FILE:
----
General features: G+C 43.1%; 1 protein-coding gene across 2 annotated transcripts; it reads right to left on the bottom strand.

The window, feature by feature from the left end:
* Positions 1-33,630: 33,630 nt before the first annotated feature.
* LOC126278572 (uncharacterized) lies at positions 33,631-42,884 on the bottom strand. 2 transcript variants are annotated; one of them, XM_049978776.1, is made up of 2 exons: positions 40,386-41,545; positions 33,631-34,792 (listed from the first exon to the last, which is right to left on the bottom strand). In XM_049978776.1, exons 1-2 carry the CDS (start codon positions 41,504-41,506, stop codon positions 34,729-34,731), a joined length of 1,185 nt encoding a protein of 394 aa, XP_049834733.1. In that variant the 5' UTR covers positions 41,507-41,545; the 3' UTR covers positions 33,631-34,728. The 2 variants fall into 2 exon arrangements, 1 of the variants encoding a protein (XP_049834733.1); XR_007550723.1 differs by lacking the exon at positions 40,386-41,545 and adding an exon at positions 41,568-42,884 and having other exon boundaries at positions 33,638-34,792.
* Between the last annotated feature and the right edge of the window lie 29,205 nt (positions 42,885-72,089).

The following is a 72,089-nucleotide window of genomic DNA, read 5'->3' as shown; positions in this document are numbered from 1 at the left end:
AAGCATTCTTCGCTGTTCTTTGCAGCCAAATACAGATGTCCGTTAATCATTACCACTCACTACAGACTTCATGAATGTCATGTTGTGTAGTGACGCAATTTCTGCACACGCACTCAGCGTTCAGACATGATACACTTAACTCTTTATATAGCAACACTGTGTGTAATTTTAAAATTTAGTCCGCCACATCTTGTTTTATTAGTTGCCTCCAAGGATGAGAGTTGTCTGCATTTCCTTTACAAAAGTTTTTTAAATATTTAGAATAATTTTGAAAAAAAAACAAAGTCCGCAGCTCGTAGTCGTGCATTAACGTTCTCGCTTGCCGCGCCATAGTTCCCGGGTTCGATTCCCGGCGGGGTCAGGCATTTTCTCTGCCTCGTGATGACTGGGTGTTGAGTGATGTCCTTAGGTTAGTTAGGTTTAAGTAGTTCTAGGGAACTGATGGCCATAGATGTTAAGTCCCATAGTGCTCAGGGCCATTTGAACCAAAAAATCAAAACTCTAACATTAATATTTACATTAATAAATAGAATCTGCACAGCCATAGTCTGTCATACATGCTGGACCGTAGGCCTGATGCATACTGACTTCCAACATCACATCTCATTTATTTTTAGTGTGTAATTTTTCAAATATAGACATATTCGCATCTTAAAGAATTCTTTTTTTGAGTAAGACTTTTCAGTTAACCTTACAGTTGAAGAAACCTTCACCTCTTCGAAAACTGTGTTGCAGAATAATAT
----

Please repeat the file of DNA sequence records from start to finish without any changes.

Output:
General features: G+C 43.1%; 1 protein-coding gene across 2 annotated transcripts; it reads right to left on the bottom strand.

The window, feature by feature from the left end:
* Positions 1-33,630: 33,630 nt before the first annotated feature.
* LOC126278572 (uncharacterized) lies at positions 33,631-42,884 on the bottom strand. 2 transcript variants are annotated; one of them, XM_049978776.1, is made up of 2 exons: positions 40,386-41,545; positions 33,631-34,792 (listed from the first exon to the last, which is right to left on the bottom strand). In XM_049978776.1, exons 1-2 carry the CDS (start codon positions 41,504-41,506, stop codon positions 34,729-34,731), a joined length of 1,185 nt encoding a protein of 394 aa, XP_049834733.1. In that variant the 5' UTR covers positions 41,507-41,545; the 3' UTR covers positions 33,631-34,728. The 2 variants fall into 2 exon arrangements, 1 of the variants encoding a protein (XP_049834733.1); XR_007550723.1 differs by lacking the exon at positions 40,386-41,545 and adding an exon at positions 41,568-42,884 and having other exon boundaries at positions 33,638-34,792.
* Between the last annotated feature and the right edge of the window lie 29,205 nt (positions 42,885-72,089).

The following is a 72,089-nucleotide window of genomic DNA, read 5'->3' as shown; positions in this document are numbered from 1 at the left end:
AAGCATTCTTCGCTGTTCTTTGCAGCCAAATACAGATGTCCGTTAATCATTACCACTCACTACAGACTTCATGAATGTCATGTTGTGTAGTGACGCAATTTCTGCACACGCACTCAGCGTTCAGACATGATACACTTAACTCTTTATATAGCAACACTGTGTGTAATTTTAAAATTTAGTCCGCCACATCTTGTTTTATTAGTTGCCTCCAAGGATGAGAGTTGTCTGCATTTCCTTTACAAAAGTTTTTTAAATATTTAGAATAATTTTGAAAAAAAAACAAAGTCCGCAGCTCGTAGTCGTGCATTAACGTTCTCGCTTGCCGCGCCATAGTTCCCGGGTTCGATTCCCGGCGGGGTCAGGCATTTTCTCTGCCTCGTGATGACTGGGTGTTGAGTGATGTCCTTAGGTTAGTTAGGTTTAAGTAGTTCTAGGGAACTGATGGCCATAGATGTTAAGTCCCATAGTGCTCAGGGCCATTTGAACCAAAAAATCAAAACTCTAACATTAATATTTACATTAATAAATAGAATCTGCACAGCCATAGTCTGTCATACATGCTGGACCGTAGGCCTGATGCATACTGACTTCCAACATCACATCTCATTTATTTTTAGTGTGTAATTTTTCAAATATAGACATATTCGCATCTTAAAGAATTCTTTTTTTGAGTAAGACTTTTCAGTTAACCTTACAGTTGAAGAAACCTTCACCTCTTCGAAAACTGTGTTGCAGAATAATAT